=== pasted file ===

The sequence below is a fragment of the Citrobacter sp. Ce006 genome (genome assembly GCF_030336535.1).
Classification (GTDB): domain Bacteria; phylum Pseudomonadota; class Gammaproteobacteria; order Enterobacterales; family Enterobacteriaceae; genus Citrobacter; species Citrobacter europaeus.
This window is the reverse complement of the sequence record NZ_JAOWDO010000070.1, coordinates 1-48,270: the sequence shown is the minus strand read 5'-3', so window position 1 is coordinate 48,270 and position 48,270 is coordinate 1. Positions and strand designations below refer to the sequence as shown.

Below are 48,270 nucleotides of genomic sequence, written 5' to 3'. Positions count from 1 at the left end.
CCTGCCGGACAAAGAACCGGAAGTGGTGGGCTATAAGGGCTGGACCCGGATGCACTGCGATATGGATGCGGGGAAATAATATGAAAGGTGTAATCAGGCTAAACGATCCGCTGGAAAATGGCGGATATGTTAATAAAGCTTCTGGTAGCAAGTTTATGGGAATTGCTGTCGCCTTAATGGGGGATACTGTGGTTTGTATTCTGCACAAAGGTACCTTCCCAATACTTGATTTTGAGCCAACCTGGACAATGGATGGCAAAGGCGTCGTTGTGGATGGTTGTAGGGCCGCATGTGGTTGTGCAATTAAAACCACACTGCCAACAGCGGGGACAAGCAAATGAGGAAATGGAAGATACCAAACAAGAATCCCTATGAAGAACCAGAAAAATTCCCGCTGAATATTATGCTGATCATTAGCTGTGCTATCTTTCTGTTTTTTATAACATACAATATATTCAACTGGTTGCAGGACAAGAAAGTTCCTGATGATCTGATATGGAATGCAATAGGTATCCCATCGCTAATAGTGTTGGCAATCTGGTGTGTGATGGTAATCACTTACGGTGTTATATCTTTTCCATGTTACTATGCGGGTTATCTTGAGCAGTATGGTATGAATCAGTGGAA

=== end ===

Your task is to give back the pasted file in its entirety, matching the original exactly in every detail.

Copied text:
The sequence below is a fragment of the Citrobacter sp. Ce006 genome (genome assembly GCF_030336535.1).
Classification (GTDB): domain Bacteria; phylum Pseudomonadota; class Gammaproteobacteria; order Enterobacterales; family Enterobacteriaceae; genus Citrobacter; species Citrobacter europaeus.
This window is the reverse complement of the sequence record NZ_JAOWDO010000070.1, coordinates 1-48,270: the sequence shown is the minus strand read 5'-3', so window position 1 is coordinate 48,270 and position 48,270 is coordinate 1. Positions and strand designations below refer to the sequence as shown.

Below are 48,270 nucleotides of genomic sequence, written 5' to 3'. Positions count from 1 at the left end.
CCTGCCGGACAAAGAACCGGAAGTGGTGGGCTATAAGGGCTGGACCCGGATGCACTGCGATATGGATGCGGGGAAATAATATGAAAGGTGTAATCAGGCTAAACGATCCGCTGGAAAATGGCGGATATGTTAATAAAGCTTCTGGTAGCAAGTTTATGGGAATTGCTGTCGCCTTAATGGGGGATACTGTGGTTTGTATTCTGCACAAAGGTACCTTCCCAATACTTGATTTTGAGCCAACCTGGACAATGGATGGCAAAGGCGTCGTTGTGGATGGTTGTAGGGCCGCATGTGGTTGTGCAATTAAAACCACACTGCCAACAGCGGGGACAAGCAAATGAGGAAATGGAAGATACCAAACAAGAATCCCTATGAAGAACCAGAAAAATTCCCGCTGAATATTATGCTGATCATTAGCTGTGCTATCTTTCTGTTTTTTATAACATACAATATATTCAACTGGTTGCAGGACAAGAAAGTTCCTGATGATCTGATATGGAATGCAATAGGTATCCCATCGCTAATAGTGTTGGCAATCTGGTGTGTGATGGTAATCACTTACGGTGTTATATCTTTTCCATGTTACTATGCGGGTTATCTTGAGCAGTATGGTATGAATCAGTGGAA